Like most commodities in sanctions-hit and war-stricken Syria, the price of petrol has risen dramatically since the start of the uprising against the rule of President Bashar al-Assad 18 months ago.
Before the uprising erupted, a litre of petrol cost 45 Syrian pounds (less than a dollar). Now it can fetch more than twice as much if one is lucky enough to find it.
In Aleppo, Syria’s economic hub, where rebels and troops have been locked in fierce fighting since mid-July, few are the petrol stations that have not been destroyed by shelling or set ablaze during clashes.
The rare stations that are open sell petrol at 100 pounds (around 1.5 dollars) a litre.
Hisham, and other blackmarketeers, buy their supplies of petrol from smugglers who come from the northeastern province of Raqa, a region mostly controlled by government troops where a litre sells for around 60 pounds.
Assisted by a young boy, Hisham, 32, keeps shop on the side of a road linking the Turkish border to Aleppo where customers will find him each day with his bottles and jerry cans.
He fills up cars using a plastic tube and a funnel covered with a piece of cloth as a filter.
“Every day I come here to fill up because I am sure that the petrol is clean,” said Hassan.
Another customer, Khaled, says he has no choice but to buy his petrol from Hisham, if he is to make a living.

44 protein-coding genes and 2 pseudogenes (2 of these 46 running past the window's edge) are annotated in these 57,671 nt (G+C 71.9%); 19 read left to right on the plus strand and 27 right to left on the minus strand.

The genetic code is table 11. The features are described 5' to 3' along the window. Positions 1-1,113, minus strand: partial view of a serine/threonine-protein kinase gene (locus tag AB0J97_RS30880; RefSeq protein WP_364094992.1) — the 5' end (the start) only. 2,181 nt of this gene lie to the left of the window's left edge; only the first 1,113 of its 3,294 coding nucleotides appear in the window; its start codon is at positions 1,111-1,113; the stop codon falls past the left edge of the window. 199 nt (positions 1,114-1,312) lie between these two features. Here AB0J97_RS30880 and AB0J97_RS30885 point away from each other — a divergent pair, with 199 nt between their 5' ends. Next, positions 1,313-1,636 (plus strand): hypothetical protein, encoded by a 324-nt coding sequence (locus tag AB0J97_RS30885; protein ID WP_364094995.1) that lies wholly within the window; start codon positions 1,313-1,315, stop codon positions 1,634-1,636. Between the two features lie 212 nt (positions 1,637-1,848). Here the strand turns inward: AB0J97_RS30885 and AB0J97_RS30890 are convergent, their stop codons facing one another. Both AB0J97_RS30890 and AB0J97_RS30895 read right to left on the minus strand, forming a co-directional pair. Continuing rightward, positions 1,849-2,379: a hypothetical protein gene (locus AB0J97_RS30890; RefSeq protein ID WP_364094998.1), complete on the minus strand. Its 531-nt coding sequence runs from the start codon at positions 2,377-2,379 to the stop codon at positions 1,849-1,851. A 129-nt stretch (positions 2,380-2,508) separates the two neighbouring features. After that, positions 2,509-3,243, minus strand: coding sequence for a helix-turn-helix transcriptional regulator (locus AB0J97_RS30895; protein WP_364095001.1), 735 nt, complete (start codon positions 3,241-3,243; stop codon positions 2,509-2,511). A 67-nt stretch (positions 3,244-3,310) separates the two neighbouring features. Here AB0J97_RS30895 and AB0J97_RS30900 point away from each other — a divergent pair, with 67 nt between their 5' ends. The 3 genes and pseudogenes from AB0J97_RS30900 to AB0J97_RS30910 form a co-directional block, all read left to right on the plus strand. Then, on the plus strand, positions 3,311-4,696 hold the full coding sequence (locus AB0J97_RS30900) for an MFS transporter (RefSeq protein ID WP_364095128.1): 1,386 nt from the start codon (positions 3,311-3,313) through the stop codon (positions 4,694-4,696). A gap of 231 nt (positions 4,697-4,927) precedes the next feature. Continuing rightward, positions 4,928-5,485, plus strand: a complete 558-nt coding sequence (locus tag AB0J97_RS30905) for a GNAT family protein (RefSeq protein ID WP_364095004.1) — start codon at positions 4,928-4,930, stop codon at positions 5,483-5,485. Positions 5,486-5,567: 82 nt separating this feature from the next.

Before the uprising, Khaled studied Islamic law in Egypt but back home he has been unable to find a job and so he decided to become a travelling salesman and needs to fuel his vehicle to sell vegetables around the region.
Hisham says he sells around 4,000 litres of petrol each day and that he has 60 regular customers.
As he whiles away the time, he can be found chain-smoking on the side of the road surrounded by his petrol bottles.
In the rebel-held town of Aazaz, just a few kilometres (miles) from the Turkish border, a man has placed a barrel of petrol on a cart. He says he sells 160 litres every 48 hours.
“What I earn from these sales is enough to feed me and my 10 children,” he says, declining to give his name.
Throughout the rebel-held border region, traffic is chaotic but flows unhindered despite government efforts to impose a blockade.
Syria’s crude production was once largely destined for export but US and EU sanctions adopted in August and September last year have decimated foreign sales.
Europe had previously bought 95 percent of Syrian oil, generating a third of the country’s revenues.
Pipelines serving Syria’s oilfields in the northeast have been hit by rebels during the fighting.